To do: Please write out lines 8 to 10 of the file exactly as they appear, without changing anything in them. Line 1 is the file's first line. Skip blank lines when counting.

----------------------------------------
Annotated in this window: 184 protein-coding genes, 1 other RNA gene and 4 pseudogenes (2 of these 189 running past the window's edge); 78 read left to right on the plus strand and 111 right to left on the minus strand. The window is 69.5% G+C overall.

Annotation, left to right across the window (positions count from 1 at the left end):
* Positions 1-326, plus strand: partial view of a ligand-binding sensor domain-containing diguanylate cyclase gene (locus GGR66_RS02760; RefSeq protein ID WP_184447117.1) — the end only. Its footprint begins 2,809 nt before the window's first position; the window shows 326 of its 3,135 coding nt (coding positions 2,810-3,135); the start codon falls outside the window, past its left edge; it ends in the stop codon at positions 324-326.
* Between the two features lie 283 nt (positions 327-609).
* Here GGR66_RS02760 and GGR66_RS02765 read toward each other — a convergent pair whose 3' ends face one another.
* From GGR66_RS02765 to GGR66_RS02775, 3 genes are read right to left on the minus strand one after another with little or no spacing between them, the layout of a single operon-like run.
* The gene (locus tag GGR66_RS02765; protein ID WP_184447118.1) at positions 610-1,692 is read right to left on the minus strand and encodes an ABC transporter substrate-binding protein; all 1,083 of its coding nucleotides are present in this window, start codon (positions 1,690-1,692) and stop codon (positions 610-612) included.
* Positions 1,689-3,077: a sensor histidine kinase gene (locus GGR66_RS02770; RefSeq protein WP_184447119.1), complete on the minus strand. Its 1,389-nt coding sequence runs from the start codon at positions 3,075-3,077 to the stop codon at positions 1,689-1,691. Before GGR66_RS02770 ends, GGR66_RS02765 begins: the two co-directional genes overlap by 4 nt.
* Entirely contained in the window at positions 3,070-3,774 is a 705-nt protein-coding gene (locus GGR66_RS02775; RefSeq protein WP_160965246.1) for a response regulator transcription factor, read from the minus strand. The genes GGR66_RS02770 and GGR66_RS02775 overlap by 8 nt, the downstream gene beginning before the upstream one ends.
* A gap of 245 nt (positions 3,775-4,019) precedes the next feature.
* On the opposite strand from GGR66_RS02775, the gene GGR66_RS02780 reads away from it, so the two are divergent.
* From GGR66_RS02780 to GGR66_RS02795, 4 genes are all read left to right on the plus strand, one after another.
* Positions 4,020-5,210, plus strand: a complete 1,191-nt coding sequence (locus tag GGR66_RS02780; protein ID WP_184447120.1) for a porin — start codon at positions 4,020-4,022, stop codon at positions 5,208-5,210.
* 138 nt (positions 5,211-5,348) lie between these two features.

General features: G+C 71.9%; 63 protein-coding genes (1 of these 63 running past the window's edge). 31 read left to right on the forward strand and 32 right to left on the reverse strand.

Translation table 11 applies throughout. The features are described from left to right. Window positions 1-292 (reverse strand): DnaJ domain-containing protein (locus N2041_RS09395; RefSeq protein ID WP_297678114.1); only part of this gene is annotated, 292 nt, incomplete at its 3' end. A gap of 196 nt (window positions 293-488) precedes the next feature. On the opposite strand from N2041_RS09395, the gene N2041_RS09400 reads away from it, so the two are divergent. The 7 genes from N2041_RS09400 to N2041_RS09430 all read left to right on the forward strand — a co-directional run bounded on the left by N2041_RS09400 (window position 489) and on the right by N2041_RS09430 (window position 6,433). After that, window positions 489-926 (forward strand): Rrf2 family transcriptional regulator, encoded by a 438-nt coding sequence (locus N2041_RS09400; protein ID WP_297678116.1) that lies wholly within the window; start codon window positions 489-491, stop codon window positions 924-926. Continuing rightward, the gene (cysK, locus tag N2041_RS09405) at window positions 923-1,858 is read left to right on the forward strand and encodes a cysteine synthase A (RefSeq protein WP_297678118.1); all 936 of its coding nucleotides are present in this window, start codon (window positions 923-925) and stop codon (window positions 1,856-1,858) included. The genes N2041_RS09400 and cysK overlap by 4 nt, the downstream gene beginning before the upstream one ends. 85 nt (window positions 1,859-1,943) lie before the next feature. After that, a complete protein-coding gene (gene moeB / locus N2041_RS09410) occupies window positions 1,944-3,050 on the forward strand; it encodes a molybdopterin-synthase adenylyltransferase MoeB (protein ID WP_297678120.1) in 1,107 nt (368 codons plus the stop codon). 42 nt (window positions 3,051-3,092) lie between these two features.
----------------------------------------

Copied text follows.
* Positions 1,689-3,077: a sensor histidine kinase gene (locus GGR66_RS02770; RefSeq protein WP_184447119.1), complete on the minus strand. Its 1,389-nt coding sequence runs from the start codon at positions 3,075-3,077 to the stop codon at positions 1,689-1,691. Before GGR66_RS02770 ends, GGR66_RS02765 begins: the two co-directional genes overlap by 4 nt.
* Entirely contained in the window at positions 3,070-3,774 is a 705-nt protein-coding gene (locus GGR66_RS02775; RefSeq protein WP_160965246.1) for a response regulator transcription factor, read from the minus strand. The genes GGR66_RS02770 and GGR66_RS02775 overlap by 8 nt, the downstream gene beginning before the upstream one ends.
* A gap of 245 nt (positions 3,775-4,019) precedes the next feature.